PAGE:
Unlawful employment discrimination is still a bleak reality in this nation, and employers use many tactics to enforce their biases.
An employer may let you through the door but block you from certain positions because of your sex.
A boss might promote you alongside others from different racial backgrounds and gender expressions but pay you less than your contemporaries make.
Paying employees less than their peers because of a discriminatory reason is illegal, and the California Equal Pay Act holds employers accountable for this behavior.
If you have been the victim of discriminatory, unequal pay, our attorneys at Workplace Rights Law Group can advocate for your rights and recover the compensation and damages you deserve.
We strive daily to provide California employees with the same high-level representation employers and big companies receive.
How Prevalent Is Unequal Pay Today?
Unequal pay between the sexes has existed for decades. Unfortunately, the gender pay gap has widened in recent years.
In 2019, women’s weekly median earnings in California were only 89% of what Californian men earned that year.
In 2020, Californian women’s weekly earnings sank to only 87.6% of what Californian men were making.
To combat wage discrimination based on sex, the United States passed the Equal Pay Act of 1963.
And the State of California passed its own California Equal Pay Act (Equal Pay Act), which has been strengthened in recent years.
What Is the Equal Pay Act?
The Equal Pay Act forbids California employers from paying employees of different sexes less money for doing “substantially similar work.”
Under the Equal Pay Act, the definition of “substantially similar work” is work that is similar in skill, effort, responsibility, and working conditions.
Older versions of the Equal Pay Act required employers to pay employees of different sexes equally for “equal work,” but the new “substantially similar” standard gives California workers more protection and California employers fewer excuses for biased practices.
In 2017, amendments to the Equal Pay Act added prohibitions against unequal payment because of race or ethnicity.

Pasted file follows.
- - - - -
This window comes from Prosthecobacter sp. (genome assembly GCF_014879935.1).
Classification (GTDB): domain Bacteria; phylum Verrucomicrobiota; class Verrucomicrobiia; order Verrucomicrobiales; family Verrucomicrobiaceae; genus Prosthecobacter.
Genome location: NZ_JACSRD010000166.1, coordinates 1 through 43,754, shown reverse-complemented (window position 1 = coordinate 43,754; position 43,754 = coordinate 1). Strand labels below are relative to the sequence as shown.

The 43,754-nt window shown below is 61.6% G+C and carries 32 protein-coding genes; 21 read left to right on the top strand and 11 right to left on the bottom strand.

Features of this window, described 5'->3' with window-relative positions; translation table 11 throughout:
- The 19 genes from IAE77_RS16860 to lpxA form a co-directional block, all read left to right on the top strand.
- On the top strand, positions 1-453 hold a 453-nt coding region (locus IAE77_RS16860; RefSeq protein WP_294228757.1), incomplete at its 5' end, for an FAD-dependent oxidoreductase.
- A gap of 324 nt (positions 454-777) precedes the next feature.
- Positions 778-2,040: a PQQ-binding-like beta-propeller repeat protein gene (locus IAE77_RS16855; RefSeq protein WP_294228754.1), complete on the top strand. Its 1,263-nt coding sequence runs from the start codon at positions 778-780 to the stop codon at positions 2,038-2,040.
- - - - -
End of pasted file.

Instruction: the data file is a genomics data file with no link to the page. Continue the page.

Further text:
Whether you suspect you have not received fair compensation because of ethnicity, race, sex, or gender, do not be afraid to speak to other employees about their wages.
A California employer cannot forbid its employees from sharing wage information, and those types of conversations can give you vital clarity about your right to make a legal claim.
Employer Defenses Under the Equal Pay Act
While its decisions regarding employee compensation cannot be based on sex, gender, race, or ethnicity, your employer still has some discretion regarding the pay rate each employee receives.
An employer does not violate the law if a worker who happens to be of a different sex or race receives more or less pay for one of the following reasons:
- A bona fide factor other than ethnicity, race, or sex;
- Productivity; or
However, not every employer who uses one of these defenses uses it honestly.
Consulting with an experienced attorney is crucial to maintaining a successful claim against a discriminatory employer and preventing an employer from abusing loopholes in the system.
How Do I Enforce My Rights Under the Equal Pay Act?
If you have learned that you earn less money than a colleague of a different sex or race who performs essentially the same work as you, you have a right to take legal action against your employer.
You can file a lawsuit in civil court, a claim with the California Labor Commissioner’s Office, or a complaint with the California Department of Fair Employment and Housing.
And what remedies can you receive if your employer violates the Equal Pay Act? Employers that violate wage discrimination laws can be obligated to pay the following:
- The difference in wages owed to the harmed employee,
- Interest, and
- Liquidated damages.
Liquidated damages in a wage discrimination case equal the sum of the difference in wages owed and the interest owed.
Contact Workplace Rights Law Group Today
When you confront an employer that has broken the law, you should have an experienced professional in your corner.
We have more than 75 years of combined experience. We have also represented employers in the past, so we know the best tactics to defeat them in hearings and settlement negotiations.
If your employer has not respected the value of your work, we can help make sure your employer respects your value moving forward.